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-   -   SSD apparently not bootable (https://www.digitalhome.ca/forum/51-home-computing/285205-ssd-apparently-not-bootable.html)

Monsieur Rioux 2018-08-01 10:10 AM

SSD apparently not bootable
 
So, between me and stepdaughter - she's better and quicker than me at the fiddly bits - we did migration to SSD on my older Gateway laptop. The SSD was obtained from Crucial USA but I had read a recommendation to use Partition Wizard's migrating function.

Initially looked as if Partition Wizard tool failed (when tried externally) and redid it with Crucial's tool but that looked to have failed too (externally) but once installed it did work, so the PW may have worked after all.

The Crucial SSD didn't seem too badly priced but by the time US$ was converted to Canadian $, delivery was added and then import fees were collected it was around $100 for 120gb. I discovered Amazon would have been a bit less with no import fees but there was still delivery from USA. Amazon Canada would have been free delivery but as is usual up here, the initial cost is more.

But while looking, I came across a Kingston version, same 120gb, and $55 all in. So let's try it on my old netbook and see if I can get some use from it. Worked a treat, although Crucial's tool recognised it as not being their disc so we used PW which worked well.

I ordered two more (240gb this time) for stepkids. The first was problematic, seemingly due to the way the HD had previously been partitioned. A bit of merging/deleting/whatever resolved that and it's okay.

But the last one doesn't want to play ball. The laptop sees it externally and it all looks like an exact copy. But when installed there is apparently nothing bootable.

We've tried recloning. EaseUs will apparently only allow cloning of parts of the HD. The option to migrate/clone the whole just is not enabled so cannot be selected. The only free one found so far that looks as if it will do it is Partition Wizard and while it looks like mission accomplished, we still get nothing bootable.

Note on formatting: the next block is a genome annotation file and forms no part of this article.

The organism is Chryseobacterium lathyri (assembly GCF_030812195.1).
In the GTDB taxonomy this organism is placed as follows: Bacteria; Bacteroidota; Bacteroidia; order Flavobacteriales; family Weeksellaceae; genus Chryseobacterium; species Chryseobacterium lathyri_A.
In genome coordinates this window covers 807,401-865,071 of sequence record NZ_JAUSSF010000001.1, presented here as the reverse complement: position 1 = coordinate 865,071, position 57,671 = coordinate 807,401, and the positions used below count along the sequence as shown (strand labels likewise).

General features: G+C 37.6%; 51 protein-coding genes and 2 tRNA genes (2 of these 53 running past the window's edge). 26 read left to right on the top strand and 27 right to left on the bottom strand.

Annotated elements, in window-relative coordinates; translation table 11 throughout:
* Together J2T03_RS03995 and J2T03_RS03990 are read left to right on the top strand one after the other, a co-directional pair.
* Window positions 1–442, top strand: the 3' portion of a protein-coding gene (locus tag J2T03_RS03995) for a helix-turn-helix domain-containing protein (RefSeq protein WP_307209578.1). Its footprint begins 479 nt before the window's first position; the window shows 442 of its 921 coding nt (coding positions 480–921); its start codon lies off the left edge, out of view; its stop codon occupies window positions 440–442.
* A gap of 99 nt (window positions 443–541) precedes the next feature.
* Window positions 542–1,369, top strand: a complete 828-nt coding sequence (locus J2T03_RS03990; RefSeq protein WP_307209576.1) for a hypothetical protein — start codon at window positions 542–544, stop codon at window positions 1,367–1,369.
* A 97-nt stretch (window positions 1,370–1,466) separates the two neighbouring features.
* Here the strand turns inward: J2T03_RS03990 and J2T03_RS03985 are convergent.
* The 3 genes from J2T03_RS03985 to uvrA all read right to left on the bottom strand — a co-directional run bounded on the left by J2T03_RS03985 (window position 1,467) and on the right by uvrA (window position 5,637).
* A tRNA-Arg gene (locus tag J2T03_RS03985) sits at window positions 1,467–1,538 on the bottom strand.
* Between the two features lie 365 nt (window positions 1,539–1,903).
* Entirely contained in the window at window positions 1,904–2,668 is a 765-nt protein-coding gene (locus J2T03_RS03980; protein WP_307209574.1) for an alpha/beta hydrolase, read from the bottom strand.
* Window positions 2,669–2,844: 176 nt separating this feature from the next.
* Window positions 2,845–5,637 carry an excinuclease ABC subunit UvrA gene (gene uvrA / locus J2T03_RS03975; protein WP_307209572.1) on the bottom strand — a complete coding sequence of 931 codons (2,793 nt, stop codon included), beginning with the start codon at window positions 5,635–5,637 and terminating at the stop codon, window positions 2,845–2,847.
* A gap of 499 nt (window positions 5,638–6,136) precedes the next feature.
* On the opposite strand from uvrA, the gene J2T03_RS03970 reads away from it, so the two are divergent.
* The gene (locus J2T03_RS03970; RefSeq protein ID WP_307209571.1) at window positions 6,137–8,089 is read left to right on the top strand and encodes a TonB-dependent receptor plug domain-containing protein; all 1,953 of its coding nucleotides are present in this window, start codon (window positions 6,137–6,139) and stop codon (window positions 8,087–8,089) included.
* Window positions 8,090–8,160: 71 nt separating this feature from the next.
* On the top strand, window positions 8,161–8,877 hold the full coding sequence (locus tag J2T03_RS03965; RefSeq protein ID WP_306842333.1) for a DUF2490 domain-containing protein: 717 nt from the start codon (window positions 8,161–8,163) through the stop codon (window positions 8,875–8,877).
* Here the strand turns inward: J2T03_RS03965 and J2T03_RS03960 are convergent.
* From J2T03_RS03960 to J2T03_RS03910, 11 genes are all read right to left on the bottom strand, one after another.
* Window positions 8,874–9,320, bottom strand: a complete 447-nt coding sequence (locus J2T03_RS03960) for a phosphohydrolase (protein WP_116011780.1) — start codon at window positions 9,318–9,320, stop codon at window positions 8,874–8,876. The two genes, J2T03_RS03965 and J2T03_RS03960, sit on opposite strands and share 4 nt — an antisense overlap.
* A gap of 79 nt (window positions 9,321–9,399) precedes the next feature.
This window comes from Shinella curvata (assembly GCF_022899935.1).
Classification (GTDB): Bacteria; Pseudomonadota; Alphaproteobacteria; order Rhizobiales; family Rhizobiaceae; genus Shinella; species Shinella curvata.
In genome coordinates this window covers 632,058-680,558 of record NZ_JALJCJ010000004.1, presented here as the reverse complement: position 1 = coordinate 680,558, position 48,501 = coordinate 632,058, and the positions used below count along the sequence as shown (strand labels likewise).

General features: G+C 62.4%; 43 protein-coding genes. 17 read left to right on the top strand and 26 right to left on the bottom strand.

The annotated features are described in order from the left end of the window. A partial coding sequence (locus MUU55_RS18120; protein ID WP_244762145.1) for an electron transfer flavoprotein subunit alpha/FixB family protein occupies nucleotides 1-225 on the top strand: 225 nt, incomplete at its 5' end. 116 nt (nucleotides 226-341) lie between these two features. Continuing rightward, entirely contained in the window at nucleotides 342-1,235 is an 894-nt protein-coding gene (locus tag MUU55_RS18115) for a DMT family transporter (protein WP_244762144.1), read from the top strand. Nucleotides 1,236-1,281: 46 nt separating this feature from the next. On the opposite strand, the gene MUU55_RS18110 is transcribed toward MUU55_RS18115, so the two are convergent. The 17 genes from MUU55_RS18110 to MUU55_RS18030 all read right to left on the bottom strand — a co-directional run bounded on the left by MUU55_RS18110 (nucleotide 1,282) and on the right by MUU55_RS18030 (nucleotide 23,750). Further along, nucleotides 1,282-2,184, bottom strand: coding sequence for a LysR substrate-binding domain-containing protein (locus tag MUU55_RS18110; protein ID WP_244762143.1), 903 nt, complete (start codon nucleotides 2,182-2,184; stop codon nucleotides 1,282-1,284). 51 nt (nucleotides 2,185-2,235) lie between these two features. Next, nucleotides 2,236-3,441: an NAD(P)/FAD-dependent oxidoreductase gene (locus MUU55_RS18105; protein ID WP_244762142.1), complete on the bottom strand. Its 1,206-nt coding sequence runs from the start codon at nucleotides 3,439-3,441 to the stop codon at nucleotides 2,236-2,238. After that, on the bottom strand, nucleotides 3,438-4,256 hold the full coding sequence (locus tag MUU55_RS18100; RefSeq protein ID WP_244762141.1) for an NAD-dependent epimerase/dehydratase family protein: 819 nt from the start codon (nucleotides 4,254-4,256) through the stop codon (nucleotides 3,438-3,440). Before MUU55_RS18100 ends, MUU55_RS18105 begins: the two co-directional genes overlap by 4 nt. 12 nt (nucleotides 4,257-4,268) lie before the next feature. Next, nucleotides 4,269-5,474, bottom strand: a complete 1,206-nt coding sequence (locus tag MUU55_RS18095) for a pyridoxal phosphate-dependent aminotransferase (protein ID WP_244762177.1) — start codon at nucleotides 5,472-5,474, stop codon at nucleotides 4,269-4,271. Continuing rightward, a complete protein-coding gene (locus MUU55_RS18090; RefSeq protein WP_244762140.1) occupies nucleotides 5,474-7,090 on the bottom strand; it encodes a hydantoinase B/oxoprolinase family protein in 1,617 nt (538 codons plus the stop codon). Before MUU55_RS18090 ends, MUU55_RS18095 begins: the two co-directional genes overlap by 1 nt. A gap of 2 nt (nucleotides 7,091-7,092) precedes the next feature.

Any ideas as to what the problem may be?

The migrate to SSD has worked for a Gateway, 2 Dells but not for the HP one.

ExDilbert 2018-08-01 11:51 AM

If it's the original O/S, it's a good idea to locate or create the HP rescue media from the original disk before doing anything.

Disabling secure boot in the BIOS might help.

I would check to see if the system partition is active. Depending on the drive layout, that could be a small 100MB or 350MB system partition or the large Windows partition.

This might help. Free Kingston HDD to SSD Software

Macrium Reflect is the best drive backup/imaging/restore of the ones I've used recently. It has a drive cloning function. Creating USB flash drive rescue media to clone the disk may be the best option. It's a handy utility to have in case of emergencies.

Monsieur Rioux 2018-08-01 12:25 PM

I suggested Macrium, having used it for something before but like a couple of others, the free one didn't have the needed feature enabled...something like that anyway.

Thanks for the Kingston link - given the SSD is Kingston I can't imagine why we didn't think of it. Maybe thought they were to cheap to have a site.
(actually that's easus and stepdaughter just said it needed payment) :confused:

Disabling secure boot...is that something that can be done easily in BIOS? And would that be just to get it to work and then enable it after?

ExDilbert 2018-08-01 12:45 PM

It's easy to do. Just need to find the option. Secure boot is not required. It's a "feature" to only allow certain operating systems like Windows to boot. It prevents other operating systems or maybe even unrecognized hardware to boot. It's good for big companies like Microsoft and HP and might increase security in some circumstances. It's usually a nuisance to end users. I turn it off and leave it off.

Monsieur Rioux 2018-08-01 12:58 PM

Okay, thanks...we'll have a look.

Monsieur Rioux 2018-08-01 06:16 PM

She said her laptop doesn't have secure boot, apparently too old.

May try it in my Acer - just a bit reluctant to take a 1TB HD out and replace it with a 240SSD - and if it works, get her a Crucial replacement.

holl_ands 2018-08-01 07:21 PM